- Created by: chloesmith27
- Created on: 30-01-19 18:44
In Browning’s poem Sonnet 43, a list, is explored through the initial “How do I love thee?” question. Browning, through the poem clearly describes both the force and the power of her love for Robert Browning. “The depth and breadth and height” of her soul is filled by the sheer scale of her love for her husband. As a reader, the intensity of love portrayed can often seem over whelming if not unbelievable.
Unlike other social marriages of the time, Barrett Browning’s union to Robert was not forced or arranged but an expression of love. Frequent love poems were constructed in the sonnet form, exemplifying the social standards for romanticism. The adjective “freely” portrays the idea that the author is not oppressed by society or her husband; in addition this clearly demonstrates that she loves him intangibly with her entire being. One interpretation of this adjective could be that Browning is actively opposing slavery, which her father was keenly involved in.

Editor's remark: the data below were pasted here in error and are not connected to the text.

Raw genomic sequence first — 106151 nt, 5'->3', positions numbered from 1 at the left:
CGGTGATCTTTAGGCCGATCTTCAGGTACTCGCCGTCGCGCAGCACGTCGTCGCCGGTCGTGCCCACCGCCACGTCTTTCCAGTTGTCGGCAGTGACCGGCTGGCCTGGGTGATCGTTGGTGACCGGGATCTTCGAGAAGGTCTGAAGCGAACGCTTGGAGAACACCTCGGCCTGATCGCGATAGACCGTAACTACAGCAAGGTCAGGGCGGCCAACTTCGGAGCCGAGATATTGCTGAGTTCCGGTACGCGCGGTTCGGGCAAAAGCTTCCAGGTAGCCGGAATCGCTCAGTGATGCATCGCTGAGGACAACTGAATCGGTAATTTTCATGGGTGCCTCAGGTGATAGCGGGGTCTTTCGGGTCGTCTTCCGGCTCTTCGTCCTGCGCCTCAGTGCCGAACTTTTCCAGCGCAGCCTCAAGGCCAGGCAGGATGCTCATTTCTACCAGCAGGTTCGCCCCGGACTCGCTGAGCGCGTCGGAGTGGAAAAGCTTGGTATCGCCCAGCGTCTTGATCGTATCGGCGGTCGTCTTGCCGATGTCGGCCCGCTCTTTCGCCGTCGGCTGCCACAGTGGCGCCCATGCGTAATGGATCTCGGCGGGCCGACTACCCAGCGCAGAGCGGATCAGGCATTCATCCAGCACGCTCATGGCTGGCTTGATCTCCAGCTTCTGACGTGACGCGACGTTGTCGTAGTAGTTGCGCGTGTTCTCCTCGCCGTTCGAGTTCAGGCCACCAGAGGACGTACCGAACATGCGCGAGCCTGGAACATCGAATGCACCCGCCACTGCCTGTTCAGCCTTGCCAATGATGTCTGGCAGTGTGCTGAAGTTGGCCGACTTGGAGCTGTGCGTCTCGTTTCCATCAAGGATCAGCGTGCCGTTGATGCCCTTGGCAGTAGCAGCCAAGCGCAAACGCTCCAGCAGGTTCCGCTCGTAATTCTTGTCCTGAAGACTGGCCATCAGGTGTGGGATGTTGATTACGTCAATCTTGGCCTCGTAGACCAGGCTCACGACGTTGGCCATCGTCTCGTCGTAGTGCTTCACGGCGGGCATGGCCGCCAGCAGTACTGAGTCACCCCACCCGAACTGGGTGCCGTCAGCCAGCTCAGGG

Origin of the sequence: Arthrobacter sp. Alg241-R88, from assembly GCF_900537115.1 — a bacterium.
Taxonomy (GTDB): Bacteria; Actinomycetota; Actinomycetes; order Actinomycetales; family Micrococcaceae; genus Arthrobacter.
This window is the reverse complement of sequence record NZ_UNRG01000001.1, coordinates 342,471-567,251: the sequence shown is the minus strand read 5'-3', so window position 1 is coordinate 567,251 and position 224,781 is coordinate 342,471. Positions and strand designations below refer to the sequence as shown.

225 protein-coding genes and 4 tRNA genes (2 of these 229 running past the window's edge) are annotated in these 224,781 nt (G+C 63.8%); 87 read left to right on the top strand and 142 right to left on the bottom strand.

Faultlessness and praise is a key theme in this poem, to the extent where as a reader in the 21st century and a feminist I am frequently concerned for the writer’s welfare. Thankfulness is portrayed throughout accompanied by religious connotations “grace” giving him heavenly and underserved qualities. Conversely Browning had professed herself to be an Atheist, shown in “loves I seemed to lose”. One interpretation of this could be that Robert has replaced her deity to worship; in 1847 when the poem was written wives were often submissive and subservient to their husbands…